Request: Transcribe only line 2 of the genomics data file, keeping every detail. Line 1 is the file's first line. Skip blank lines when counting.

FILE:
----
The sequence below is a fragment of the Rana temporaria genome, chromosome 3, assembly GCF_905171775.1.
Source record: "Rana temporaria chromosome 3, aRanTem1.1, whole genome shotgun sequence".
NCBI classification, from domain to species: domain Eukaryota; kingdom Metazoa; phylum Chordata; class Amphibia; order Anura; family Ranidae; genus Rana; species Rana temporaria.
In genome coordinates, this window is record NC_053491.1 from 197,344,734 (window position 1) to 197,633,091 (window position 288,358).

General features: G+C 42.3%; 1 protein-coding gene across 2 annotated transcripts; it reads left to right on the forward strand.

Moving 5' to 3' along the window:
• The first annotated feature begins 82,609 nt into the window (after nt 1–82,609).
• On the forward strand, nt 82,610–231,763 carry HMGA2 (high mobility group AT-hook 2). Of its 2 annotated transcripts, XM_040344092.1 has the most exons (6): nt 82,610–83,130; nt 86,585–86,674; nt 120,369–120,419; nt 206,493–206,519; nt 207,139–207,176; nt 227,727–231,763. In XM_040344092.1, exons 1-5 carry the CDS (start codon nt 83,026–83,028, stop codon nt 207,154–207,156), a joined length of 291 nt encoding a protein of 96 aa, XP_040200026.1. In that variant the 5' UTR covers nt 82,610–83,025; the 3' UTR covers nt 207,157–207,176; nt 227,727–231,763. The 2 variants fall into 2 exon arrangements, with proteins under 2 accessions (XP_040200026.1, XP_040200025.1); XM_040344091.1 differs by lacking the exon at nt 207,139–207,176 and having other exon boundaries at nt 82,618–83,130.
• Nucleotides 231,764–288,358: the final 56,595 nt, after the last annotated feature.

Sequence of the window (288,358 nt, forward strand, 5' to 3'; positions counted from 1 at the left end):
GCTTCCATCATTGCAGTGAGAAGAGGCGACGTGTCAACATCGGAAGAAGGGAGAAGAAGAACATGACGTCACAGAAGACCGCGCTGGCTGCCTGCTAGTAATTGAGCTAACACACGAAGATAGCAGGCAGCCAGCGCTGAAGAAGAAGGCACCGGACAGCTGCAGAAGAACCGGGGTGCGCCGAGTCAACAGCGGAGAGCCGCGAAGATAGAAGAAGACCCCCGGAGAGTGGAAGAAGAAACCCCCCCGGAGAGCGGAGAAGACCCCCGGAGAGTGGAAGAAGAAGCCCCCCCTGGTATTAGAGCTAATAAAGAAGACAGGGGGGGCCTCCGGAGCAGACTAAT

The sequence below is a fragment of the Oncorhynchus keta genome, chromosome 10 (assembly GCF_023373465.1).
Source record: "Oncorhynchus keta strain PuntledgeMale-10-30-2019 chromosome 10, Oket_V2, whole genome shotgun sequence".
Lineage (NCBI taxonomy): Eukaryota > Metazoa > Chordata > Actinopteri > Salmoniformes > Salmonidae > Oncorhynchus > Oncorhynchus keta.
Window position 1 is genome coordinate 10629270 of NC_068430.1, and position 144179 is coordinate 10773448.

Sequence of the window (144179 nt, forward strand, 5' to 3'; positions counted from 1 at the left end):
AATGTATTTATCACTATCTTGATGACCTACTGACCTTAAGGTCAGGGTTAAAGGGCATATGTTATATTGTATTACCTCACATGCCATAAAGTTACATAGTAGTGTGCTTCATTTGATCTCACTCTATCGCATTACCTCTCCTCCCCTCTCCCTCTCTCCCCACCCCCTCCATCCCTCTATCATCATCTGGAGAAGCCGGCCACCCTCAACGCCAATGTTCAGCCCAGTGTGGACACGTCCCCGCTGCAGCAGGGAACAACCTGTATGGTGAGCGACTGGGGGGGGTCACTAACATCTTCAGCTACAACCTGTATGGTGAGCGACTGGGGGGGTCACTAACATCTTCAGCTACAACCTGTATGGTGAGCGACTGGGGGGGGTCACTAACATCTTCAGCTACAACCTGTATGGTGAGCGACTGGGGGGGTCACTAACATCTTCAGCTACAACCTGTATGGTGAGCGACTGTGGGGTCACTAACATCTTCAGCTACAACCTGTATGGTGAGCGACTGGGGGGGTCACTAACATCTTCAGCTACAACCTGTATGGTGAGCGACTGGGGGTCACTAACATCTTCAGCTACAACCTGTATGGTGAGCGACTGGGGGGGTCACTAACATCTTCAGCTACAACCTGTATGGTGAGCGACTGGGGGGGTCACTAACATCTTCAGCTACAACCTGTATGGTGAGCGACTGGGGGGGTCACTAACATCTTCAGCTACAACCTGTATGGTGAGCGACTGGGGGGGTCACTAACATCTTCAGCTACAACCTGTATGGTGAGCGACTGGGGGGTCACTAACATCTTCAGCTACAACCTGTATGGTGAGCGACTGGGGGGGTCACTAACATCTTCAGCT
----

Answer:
Source record: "Rana temporaria chromosome 3, aRanTem1.1, whole genome shotgun sequence".